"For over 250 years, African Americans have written and recited and published poetry about beauty and injustice, music and muses, Africa and America, freedoms and foodways, Harlem and history, funk and opera, boredom and longing, jazz and joy. For African Americans, the very act of composing poetry proved a form of protest."
-Kevin Young, African-American Poetry: 250 Years of Struggle and Song
Day 16 - P is for The Poets
Lucy Terry Prince by Louise Minks
Lucy Terry Prince i(1730-1821) is the first known African-American poet. She composed Bars Fight in 1746. The poem was shared only orally until publication in 1855. An account of a violent attack on her Deerfield village, the first stanza of:
The Bars Fight
August ’twas the twenty-fifth,
Seventeen hundred forty-six;
The Indians did in ambush lay,
Some very valiant men to slay
Read The Bars Fight in its entirety.
Jupiter Hammon (1711-1806)
published several of his works, often pious, in newspapers and other outlets, starting in 1760; he was the first African American to publish poetry in a magazine. Hammon’s first work, the broadside An Evening Thought was published in 1760.
George Moses Horton (1798-1883) An African-American poet from North Carolina, the first to be published in the Southern United States. His book, On Liberty and Slavery, was published in 1828 while he was still enslaved. An excerpt from:
Alas! and am I born for this,
To wear this slavish chain?
Deprived of all created bliss,
Through hardship, toil and pain!
How long have I in bondage lain,
And languished to be free!
Alas! and must I still complain—
Deprived of liberty.
A New Image
Countee Cullen (1903-1946) A Harlem Renaissance figure, "Cullen was celebrated as the golden exemplar of a campaign by black political and cultural leaders who sought to engineer a new image of black people in America. He published Color n 1925. Hs poem Incident about a little white boy in Baltimore who insultingly called another little boy nigger may be an indication of why he was so eager for a "new image" of Black people.
Once riding in old Baltimore,
Heart-filled, head-filled with glee,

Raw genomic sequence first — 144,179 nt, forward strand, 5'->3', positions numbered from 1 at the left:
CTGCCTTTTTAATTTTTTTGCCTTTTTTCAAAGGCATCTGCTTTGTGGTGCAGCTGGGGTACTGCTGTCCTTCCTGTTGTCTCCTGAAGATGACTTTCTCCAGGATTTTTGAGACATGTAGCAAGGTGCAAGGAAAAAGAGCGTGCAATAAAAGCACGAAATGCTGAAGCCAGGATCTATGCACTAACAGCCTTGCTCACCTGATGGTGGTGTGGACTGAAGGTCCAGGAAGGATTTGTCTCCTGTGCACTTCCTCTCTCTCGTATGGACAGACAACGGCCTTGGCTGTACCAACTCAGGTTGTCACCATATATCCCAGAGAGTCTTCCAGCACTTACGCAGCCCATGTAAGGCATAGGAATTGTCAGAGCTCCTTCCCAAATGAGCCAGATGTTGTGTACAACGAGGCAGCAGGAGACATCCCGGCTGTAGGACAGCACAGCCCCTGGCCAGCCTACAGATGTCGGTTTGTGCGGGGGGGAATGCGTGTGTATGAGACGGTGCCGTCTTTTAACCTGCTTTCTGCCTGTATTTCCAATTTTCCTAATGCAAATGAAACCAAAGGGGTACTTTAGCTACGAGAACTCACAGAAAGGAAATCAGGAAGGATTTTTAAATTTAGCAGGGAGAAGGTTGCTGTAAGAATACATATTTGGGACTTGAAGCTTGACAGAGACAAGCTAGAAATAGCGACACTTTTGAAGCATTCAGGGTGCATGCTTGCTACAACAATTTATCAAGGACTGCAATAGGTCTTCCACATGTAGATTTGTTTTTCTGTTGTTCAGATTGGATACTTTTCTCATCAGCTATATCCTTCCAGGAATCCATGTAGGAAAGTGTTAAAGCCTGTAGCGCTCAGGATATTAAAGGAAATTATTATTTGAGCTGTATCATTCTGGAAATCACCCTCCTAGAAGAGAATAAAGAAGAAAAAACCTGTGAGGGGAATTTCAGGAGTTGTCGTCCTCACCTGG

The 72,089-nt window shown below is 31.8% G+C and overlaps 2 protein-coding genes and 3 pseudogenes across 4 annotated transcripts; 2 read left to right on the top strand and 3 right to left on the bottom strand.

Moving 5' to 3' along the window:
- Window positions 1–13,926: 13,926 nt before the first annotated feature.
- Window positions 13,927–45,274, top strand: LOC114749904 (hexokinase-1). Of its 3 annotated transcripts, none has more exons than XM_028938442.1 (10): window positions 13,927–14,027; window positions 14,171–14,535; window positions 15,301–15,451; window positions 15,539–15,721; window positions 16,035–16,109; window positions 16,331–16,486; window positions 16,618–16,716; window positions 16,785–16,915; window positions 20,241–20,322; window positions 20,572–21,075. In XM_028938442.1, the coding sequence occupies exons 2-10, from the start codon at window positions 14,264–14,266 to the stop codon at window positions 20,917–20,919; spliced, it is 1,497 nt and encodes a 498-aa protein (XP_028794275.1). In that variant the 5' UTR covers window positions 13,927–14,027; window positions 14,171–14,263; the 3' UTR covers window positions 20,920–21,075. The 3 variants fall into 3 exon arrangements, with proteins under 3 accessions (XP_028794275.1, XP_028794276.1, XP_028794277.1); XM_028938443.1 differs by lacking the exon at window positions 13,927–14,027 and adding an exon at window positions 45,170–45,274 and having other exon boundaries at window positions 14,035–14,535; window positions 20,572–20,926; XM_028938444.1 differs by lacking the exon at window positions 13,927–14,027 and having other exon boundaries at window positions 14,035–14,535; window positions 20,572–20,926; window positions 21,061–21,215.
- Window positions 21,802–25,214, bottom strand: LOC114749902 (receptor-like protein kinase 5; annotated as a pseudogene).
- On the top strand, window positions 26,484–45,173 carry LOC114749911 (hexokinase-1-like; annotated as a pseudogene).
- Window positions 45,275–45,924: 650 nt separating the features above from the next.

I saw a Baltimorean
Keep looking straight at me.
Now I was eight and very small,
And he was no whit bigger,
And so I smiled, but he poked out
His tongue, and called me, nigger.
I saw the whole of Baltimore
From May until December.
Of all the things that happened there
That’s all that I remember.
Gwendolyn Bennett (1902-1981) One of the uncelebrated women of the Harlem Renaissance, Bennett’s most productive period as a poet was from 1926 and 1927, producing poems that explored themes of racial pride and reflected African motifs. “Fantasy” spoke to the aspirations of African-American women. “Dark Girl” encouraged black women to love themselves and aspire to the nobility of African queens.
To A Dark Girl
I love you for your brownness,
And the rounded darkness of your breast,
I love you for the breaking sadness in your voice
And shadows where your wayward eyelids rest.
Something of old forgotten queens
Lurks in the lithe abandon of your walk
And something of the shackled slave
Sobs in the rhythm of your talk.
Oh, little brown girl, born for sorrow’s mate,
Keep all you have of queenliness,
Forgetting that you once were slave,
And let your full lips laugh at Fate!
For My PeopleLet a new earth rise. Let another world be born. Let abloody peace be written in the sky. Let a secondgeneration full of courage issue forth; let a peopleloving freedom come to growth. Let a beauty full ofhealing and a strength of final clenching be the pulsingin our spirits and our blood.
An Auspicious Start
Phillis Wheatley Monument, Boston, MA
Phillis Wheatley (1751-1784) was the first African American to publish a book of poetry, Poems on Various Subjects, Religious and Moral (1773). "It wasn’t till Wheatley that an entire tradition coalesced, and fully began—with her poems addressed to British royalty and then-General Washington, contemplating creativity and creation and a freedom she ultimately would write herself into." Although she was an enslaved person, Phillis Wheatley Peters was one of the best-known poets in pre-19th century America.